I burned through it . . . Great book: Tinker Tailer Soldier Spook’
Ian McDonald Loss is a thing of the past. Murder is obsolete. Death is just the beginning.
How do you catch a spy who’s already dead?
In 1938, death is no longer feared but exploited.
Since the discovery of the afterlife, the British Empire has extended its reach into Summerland, a metropolis for the recently deceased.
But Britain isn’t the only contender for power in this life and the next. The Soviets have spies in Summerland, and the technology to build their own god.
When SIS agent Rachel White gets a lead on one of the Soviet moles, blowing the whistle puts her hard-earned career at risk. The spy has friends in high places, and she will have to go rogue to bring him in.
A beautifully written, well realised supernatural spy thriller, John le Carré as a ghost story.
Gavin G Smith, author of The Bastard Legion
Engaging writing, tight plotting and fantastic imagination.
Ed McDonald, author of Blackwing
I burned through it in two days. Great book: Tinker Tailor Soldier Spook. [on SUMMERLAND]
Summerland: As if Alfred Hitchcock had made a movie with HP Lovecraft . . . A vision so original it deserves its own subgenre. And all worked out with the diamond-hard logic of a great SF writer. After Summerland, the thriller has a new geometry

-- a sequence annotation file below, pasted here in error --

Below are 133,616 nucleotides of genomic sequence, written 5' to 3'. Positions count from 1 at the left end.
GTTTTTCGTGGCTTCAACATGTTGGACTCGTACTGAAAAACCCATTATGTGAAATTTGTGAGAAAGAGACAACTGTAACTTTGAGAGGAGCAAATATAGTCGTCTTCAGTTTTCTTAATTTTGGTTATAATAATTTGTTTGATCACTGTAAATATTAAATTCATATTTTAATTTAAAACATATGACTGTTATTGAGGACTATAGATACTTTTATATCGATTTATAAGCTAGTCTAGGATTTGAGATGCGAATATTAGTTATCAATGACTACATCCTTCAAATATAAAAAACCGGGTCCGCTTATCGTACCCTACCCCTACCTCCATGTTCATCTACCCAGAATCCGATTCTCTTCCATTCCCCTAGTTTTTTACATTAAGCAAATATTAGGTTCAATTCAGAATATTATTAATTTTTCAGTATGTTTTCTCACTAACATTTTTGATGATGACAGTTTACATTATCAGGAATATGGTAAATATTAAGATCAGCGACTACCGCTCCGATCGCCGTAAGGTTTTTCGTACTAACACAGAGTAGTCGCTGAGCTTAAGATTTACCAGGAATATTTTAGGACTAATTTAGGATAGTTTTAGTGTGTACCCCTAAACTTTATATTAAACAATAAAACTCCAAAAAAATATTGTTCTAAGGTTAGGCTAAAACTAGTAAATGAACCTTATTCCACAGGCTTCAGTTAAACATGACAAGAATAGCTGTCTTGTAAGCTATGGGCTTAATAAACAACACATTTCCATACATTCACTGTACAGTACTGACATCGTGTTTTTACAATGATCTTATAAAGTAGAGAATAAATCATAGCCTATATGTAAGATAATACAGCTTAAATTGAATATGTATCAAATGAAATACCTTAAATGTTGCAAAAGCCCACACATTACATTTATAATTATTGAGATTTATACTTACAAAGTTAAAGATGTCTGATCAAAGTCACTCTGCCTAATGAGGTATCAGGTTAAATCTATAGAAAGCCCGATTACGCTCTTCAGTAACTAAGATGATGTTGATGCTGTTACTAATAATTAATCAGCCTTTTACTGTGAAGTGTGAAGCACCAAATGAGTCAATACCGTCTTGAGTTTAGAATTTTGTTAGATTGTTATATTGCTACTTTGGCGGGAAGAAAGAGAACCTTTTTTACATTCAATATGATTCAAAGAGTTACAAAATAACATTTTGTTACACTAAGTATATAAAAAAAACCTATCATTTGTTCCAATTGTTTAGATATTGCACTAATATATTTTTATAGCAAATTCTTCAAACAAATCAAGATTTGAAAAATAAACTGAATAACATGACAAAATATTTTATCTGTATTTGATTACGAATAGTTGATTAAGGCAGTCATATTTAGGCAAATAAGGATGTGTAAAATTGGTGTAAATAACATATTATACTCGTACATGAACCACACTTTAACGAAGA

An intricate and vivid world of technological and spiritual wonder.
A jaw-dropping, knowing, hyperintelligent yarn
With boundless imagination, Rajaniemi invents a mortal realm with a steampunk flair... Sci-fi and fantasy readers longing to immerse themselves in a fascinating new world will love exploring Summerland.
A tense and twisting tale full of delightful allusions and ingenious
Clever, subtle and... has a rich emotional centre.
Summerland is in its own way as persuasive as example of Rajaniemi's disciplined inventiveness as his better-known hard SF.
A solid and enjoyable book and does much to demonstrate Hannu Rajaniemi's versatility and potential.
An excellent slice of genre-bending fiction that thrills and intrigues in equal measure.
Eerily plausible, beautifully pitched on the cusp between wonder and horror, and thoroughly engrossing from the first page to the last
Calls to mind John Le Carre . . . clever, subtle and . . . has a rich emotional centre
He's switched subgenres while retaining his trademark conceptual high jinks and impressive world-building... an impressive plot reminiscent of John le Carré.
It reads like John Le Carré if Le Carré ate a ton of acid before writing Tinker Tailor Soldier Spy
This is not a run of the mill tale of rogue agents, secrets and danger but instead uses this narrative framework as a guide to explore the deeper secrets of the human heart and the power of our own mortality